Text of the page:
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Prison report says Cleveland kidnapper committed suicide

Ariel Castro, 53, sits in the courtroom during his sentencing for kidnapping, rape and murder in Cleveland, Ohio August 1, 2013. REUTERS/Aar
Ariel Castro, 53, sits in the courtroom during his sentencing for kidnapping, rape and murder in Cleveland, Ohio August 1, 2013. REUTERS/Aar

By Kim Palmer

CLEVELAND (Reuters) - Cleveland kidnapper Ariel Castro's death in September was a suicide, not an accident, and cannot be attributed to a failure of prison staff, according to a prison report made public on Tuesday.

The report commissioned by the Ohio Department of Rehabilitation and Correction confirmed a coroner's finding that Castro had hanged himself with a bed sheet in his prison cell just a month into a life sentence for the kidnapping, rape and beating of three women he held as prisoners for a decade.

An earlier department review of his death suggested it was possible Castro, 53, could have died accidentally while seeking sexual gratification through auto-erotic asphyxiation because his shorts were found around his ankles.

Ohio authorities found in a subsequent review that "all available evidence indicated that the death was a suicide," including the "careful placement" of a Bible and family pictures in his cell, the report said.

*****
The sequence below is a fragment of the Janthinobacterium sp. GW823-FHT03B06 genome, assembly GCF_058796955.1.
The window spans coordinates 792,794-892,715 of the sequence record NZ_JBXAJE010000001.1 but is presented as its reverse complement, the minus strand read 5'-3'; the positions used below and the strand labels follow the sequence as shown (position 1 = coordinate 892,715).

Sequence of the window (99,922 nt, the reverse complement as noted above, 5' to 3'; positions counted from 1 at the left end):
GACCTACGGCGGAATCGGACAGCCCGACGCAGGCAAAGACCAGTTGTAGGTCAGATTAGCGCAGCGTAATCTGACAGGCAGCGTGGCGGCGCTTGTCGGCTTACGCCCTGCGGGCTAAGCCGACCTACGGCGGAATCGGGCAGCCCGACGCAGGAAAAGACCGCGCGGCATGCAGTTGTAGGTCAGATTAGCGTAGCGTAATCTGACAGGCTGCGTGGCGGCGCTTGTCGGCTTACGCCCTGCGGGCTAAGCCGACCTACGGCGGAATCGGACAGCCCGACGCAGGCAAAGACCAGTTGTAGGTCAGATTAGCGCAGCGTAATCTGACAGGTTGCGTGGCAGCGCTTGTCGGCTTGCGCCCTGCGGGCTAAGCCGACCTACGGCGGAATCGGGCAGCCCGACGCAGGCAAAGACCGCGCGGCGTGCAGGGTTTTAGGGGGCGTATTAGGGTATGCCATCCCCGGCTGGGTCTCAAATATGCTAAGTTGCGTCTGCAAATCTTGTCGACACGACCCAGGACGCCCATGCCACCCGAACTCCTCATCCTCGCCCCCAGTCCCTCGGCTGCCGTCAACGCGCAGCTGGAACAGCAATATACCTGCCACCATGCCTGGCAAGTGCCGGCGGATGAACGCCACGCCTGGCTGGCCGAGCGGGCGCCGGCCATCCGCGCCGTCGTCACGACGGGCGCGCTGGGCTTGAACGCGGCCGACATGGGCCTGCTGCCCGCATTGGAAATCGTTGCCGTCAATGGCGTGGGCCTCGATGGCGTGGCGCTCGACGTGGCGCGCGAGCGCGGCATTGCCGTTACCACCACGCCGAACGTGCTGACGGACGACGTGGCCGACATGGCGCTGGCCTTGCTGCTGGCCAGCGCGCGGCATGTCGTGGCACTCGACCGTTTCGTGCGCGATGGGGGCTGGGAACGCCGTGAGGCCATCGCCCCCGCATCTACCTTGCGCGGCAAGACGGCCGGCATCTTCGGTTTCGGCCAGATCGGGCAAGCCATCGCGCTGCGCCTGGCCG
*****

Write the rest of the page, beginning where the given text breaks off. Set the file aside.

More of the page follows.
The new report said the condition of his clothing should not be considered conclusory of anything because Castro had lost 10 pounds during his month in prison and it was not unusual for him to be naked in his cell.

Castro had pleaded guilty in August to more than 900 counts, including kidnapping, rape and murder after three women and a six-year-old girl he fathered escaped from his home in May. Amanda Berry, 27, Gina DeJesus, 23, and Michelle Knight, 32, had been missing for up to 11 years.

Castro had been taken off suicide watch in June but was supposed to have been checked on every 30 minutes by guards.

The report released Tuesday concluded that the guards in Castro's wing falsified watch logs, a serious offense, but he had been seen alive 24 minutes before he was found hanging, which was within the time when he was supposed to be checked.

The report said Castro complained in journal entries about his treatment by prison staff, and inmates had told investigators that prison officers rejected Castro's requests for recreation, telling Castro, "You don't deserve it. Never gave them girls recreation." Those alleged statements could not be confirmed, the report said.

The report also said Castro arranged his belongings in his cell in what appeared to be a shrine with family photos, sheets of paper with family names and Bible verses written on them, and left a Bible open to the Gospel of John, "all seemingly assembled in preparation for death."

Ohio prisons have a suicide rate above the national average in 2013, and with an average daily population of about 50,419 inmates are at 130 percent of capacity.

The outside consultants were asked to assess all inmate suicides from 2012 and 2013 for their review of the suicides of the very high profile inmates Castro and Billy Slagle, who killed himself in August before his scheduled execution.

The consultants recommended more rigorous staff training and expanded involvement by mental health staff with high profile inmates.

(Reporting by Kim Palmer and Mary Wisniewski; Editing by Daniel Trotta and Chris Reese)

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